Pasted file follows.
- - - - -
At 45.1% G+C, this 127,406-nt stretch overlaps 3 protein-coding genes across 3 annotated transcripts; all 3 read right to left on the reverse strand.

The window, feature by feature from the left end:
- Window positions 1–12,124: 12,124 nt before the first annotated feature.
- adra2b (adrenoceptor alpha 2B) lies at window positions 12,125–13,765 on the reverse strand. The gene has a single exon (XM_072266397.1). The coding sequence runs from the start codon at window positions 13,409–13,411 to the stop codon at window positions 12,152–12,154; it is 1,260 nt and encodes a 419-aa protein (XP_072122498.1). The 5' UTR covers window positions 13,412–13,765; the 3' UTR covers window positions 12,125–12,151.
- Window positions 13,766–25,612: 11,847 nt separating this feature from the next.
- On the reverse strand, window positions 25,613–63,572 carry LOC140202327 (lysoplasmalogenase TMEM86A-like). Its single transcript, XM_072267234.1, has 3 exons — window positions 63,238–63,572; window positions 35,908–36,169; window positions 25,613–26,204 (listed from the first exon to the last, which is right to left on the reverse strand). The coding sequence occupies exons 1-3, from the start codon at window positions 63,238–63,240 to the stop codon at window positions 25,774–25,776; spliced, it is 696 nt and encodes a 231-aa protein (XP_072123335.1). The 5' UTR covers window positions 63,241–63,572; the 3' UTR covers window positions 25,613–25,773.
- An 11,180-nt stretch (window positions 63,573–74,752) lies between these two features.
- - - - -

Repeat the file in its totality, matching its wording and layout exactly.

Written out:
At 45.1% G+C, this 127,406-nt stretch overlaps 3 protein-coding genes across 3 annotated transcripts; all 3 read right to left on the reverse strand.

The window, feature by feature from the left end:
- Window positions 1–12,124: 12,124 nt before the first annotated feature.
- adra2b (adrenoceptor alpha 2B) lies at window positions 12,125–13,765 on the reverse strand. The gene has a single exon (XM_072266397.1). The coding sequence runs from the start codon at window positions 13,409–13,411 to the stop codon at window positions 12,152–12,154; it is 1,260 nt and encodes a 419-aa protein (XP_072122498.1). The 5' UTR covers window positions 13,412–13,765; the 3' UTR covers window positions 12,125–12,151.
- Window positions 13,766–25,612: 11,847 nt separating this feature from the next.
- On the reverse strand, window positions 25,613–63,572 carry LOC140202327 (lysoplasmalogenase TMEM86A-like). Its single transcript, XM_072267234.1, has 3 exons — window positions 63,238–63,572; window positions 35,908–36,169; window positions 25,613–26,204 (listed from the first exon to the last, which is right to left on the reverse strand). The coding sequence occupies exons 1-3, from the start codon at window positions 63,238–63,240 to the stop codon at window positions 25,774–25,776; spliced, it is 696 nt and encodes a 231-aa protein (XP_072123335.1). The 5' UTR covers window positions 63,241–63,572; the 3' UTR covers window positions 25,613–25,773.
- An 11,180-nt stretch (window positions 63,573–74,752) lies between these two features.